This past week marked a bittersweet anniversary for Chinese Canadians that struck a chord in my heart. Fifteen years ago Stephen Harper, our Prime Minister at the time, delivered an apology and compensation to victims of the Chinese “head tax.”

The impact of these exclusionary laws and practices is still felt today. A recently released report, Colour-Coded Retirement by the Canadian Centre for Policy Alternatives, shows that Chinese seniors have the lowest average income ($28,200) and highest poverty rate (25%) among all racialized groups. People born in Canada are much more likely to be financially secure compared to peers born abroad. That’s true for everyone, Chinese or not. But only 3% of Chinese-Canadian seniors were born in Canada and therefore most of the seniors we serve are less financially secure.

Ongoing acts of racism against Asian Canadians and the unearthing of heartbreaking tragedies in Indigenous communities clearly signal that our work must continue. We must continue to advocate for equity and social justice for all Canadians.

I have invited Yee Hong leaders to acknowledge and reflect on the impact of systemic racism and oppression, and what we can do to address and prevent these impact on future generations. Yee Hong’s new 2021-24 Strategic Plan includes objectives to advocate and promote cultural humility, increase access to culturally-appropriate services and care, and to embrace diversity, equity and inclusion.

Yee Hong was established in 1987 to address the void in culturally-appropriate services and care for seniors. Today, we serve our 26,000 seniors, caregivers and families from diverse backgrounds to “Live their lives to the fullest – with health, independence, and dignity.” Yee Hong supports seniors to have the highest quality of life. We remove barriers due to language, culture, poverty and other factors. Our broad continuum is our hallmark at Yee Hong, where we provide culturally-appropriate, person-centred services and care for seniors living in any setting.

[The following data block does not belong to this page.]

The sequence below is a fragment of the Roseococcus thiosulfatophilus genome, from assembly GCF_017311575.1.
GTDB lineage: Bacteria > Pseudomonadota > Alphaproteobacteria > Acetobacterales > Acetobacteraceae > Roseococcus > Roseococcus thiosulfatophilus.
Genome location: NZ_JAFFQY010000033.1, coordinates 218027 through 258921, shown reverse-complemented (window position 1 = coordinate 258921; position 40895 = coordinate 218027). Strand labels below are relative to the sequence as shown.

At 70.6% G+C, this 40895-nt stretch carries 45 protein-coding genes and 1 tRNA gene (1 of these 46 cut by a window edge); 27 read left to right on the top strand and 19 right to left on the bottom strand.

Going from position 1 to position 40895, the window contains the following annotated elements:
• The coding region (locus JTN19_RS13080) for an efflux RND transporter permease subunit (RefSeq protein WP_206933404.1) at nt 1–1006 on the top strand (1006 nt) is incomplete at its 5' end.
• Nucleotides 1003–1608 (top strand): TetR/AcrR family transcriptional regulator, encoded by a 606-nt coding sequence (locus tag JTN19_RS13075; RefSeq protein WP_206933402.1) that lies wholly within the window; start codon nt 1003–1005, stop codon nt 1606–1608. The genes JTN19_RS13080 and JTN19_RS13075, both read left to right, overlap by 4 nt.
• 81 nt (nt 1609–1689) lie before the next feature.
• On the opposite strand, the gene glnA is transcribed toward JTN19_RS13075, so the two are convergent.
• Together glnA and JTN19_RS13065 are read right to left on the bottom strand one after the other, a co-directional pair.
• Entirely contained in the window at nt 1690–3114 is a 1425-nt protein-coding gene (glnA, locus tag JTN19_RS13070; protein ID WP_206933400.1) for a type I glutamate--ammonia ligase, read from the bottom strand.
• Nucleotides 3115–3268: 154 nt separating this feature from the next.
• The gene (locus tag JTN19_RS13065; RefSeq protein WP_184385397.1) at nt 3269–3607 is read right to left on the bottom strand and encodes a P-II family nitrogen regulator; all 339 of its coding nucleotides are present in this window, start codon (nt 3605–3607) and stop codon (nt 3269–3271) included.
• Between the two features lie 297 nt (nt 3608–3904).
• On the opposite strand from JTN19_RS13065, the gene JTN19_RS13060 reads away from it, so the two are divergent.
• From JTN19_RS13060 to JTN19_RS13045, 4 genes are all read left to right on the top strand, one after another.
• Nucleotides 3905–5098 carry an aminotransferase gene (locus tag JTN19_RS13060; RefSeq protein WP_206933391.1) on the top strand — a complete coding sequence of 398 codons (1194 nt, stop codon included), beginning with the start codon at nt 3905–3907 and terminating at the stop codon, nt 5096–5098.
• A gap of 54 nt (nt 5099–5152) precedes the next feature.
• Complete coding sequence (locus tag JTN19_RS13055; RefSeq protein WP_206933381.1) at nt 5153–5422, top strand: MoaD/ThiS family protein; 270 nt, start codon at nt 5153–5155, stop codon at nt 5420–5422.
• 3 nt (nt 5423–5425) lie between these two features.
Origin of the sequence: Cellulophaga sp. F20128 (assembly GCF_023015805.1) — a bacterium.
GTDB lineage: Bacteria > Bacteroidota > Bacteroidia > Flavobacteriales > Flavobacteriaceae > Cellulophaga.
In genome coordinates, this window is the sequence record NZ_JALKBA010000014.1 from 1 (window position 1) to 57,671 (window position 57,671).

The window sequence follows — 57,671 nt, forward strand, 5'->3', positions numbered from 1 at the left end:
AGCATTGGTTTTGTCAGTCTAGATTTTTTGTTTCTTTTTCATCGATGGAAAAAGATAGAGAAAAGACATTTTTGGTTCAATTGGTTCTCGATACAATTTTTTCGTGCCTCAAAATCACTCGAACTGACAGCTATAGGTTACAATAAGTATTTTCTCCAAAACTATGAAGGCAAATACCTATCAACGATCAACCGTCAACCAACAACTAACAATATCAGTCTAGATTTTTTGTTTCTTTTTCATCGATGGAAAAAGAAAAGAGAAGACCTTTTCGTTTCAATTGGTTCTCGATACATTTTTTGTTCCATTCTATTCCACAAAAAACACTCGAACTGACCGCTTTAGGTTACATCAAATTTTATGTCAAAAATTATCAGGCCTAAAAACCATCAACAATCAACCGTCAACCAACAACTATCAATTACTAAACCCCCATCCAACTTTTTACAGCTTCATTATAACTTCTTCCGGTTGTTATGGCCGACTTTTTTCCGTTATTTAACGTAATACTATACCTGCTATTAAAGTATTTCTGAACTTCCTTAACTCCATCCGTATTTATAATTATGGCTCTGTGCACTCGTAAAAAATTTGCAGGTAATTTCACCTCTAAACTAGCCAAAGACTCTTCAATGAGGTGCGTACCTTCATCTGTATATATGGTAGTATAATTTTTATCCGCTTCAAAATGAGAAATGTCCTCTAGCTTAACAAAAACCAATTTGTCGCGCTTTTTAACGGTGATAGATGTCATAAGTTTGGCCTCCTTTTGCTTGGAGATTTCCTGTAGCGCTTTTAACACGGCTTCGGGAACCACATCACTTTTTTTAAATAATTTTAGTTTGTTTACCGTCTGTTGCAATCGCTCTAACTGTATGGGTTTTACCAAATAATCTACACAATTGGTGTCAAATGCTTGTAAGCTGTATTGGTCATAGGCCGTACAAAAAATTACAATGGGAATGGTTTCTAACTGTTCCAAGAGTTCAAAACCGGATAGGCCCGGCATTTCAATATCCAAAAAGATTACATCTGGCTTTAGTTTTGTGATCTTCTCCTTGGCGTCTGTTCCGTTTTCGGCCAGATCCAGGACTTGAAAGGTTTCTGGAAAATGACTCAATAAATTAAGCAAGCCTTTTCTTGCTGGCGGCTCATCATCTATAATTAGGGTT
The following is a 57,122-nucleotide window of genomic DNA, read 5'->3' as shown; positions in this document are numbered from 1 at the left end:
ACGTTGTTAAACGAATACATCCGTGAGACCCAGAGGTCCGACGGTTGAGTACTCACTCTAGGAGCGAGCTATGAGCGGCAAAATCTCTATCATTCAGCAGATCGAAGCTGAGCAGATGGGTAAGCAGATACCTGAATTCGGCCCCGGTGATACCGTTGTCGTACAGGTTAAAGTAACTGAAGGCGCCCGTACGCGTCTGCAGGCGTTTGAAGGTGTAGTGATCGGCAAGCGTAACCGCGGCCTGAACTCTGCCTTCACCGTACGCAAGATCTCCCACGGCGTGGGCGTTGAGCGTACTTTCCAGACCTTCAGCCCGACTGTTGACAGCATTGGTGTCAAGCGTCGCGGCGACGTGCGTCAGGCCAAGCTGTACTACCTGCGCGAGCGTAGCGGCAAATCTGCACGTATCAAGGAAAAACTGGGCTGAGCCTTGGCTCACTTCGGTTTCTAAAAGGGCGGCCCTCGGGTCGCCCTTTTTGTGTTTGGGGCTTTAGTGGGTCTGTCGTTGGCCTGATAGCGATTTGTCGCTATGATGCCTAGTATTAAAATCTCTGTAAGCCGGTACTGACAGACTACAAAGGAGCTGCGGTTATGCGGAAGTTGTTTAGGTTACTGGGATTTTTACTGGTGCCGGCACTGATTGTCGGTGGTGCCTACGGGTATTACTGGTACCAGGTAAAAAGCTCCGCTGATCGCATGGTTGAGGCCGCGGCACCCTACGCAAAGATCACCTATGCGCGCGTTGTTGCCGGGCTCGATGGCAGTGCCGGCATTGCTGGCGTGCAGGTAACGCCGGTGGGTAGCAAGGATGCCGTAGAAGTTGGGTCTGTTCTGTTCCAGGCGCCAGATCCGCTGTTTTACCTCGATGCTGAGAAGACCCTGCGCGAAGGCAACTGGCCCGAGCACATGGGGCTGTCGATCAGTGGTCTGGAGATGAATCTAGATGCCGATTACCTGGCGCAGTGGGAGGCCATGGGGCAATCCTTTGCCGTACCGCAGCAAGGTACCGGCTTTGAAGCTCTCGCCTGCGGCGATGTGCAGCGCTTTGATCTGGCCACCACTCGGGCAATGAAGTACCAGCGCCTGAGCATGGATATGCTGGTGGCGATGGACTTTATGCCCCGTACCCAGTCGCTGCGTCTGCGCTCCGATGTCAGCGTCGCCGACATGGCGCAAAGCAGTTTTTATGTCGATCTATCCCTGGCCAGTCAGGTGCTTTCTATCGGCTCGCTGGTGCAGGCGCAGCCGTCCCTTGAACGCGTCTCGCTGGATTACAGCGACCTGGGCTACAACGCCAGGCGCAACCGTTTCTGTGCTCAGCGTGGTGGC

Please take some time to reflect and consider what meaningful dialogue and action to prevent racism and oppression mean for you. We invite you to join us in this important journey.

San Ng headshot 

Chinese Immigration Acts

Between 1885 and 1923, Chinese immigrants were required to pay a head tax to enter Canada. The tax was levied under the Chinese Immigration Act (1885).

It was the first legislation in Canadian history to exclude immigration on the basis of ethnic background. During the 38 years the tax was in effect, about 82,000 Chinese immigrants paid nearly $23 million to the federal government.

The Chinese were the only group that had to pay the head tax. The head tax was removed with the passing of the Chinese Exclusion Act in 1923 which banned all Chinese immigrants with the exception of some merchants, diplomats and students, until its repeal 24 years later in 1947.

Institutional racism was perpetuated by the Chinese Immigration Act and more than 100 other policies. They denied Chinese people the right to vote, to practice law or medicine, to hold public office, to seek employment on public works, to own crown land, and other restrictions.

As a result, the Chinese community suffered low social standing which continues today. The impact on family life was severe: bringing family from China was too expensive, and the ratio of Chinese men to women in Canada became absurd – 28 to 1 in the 1911 Census.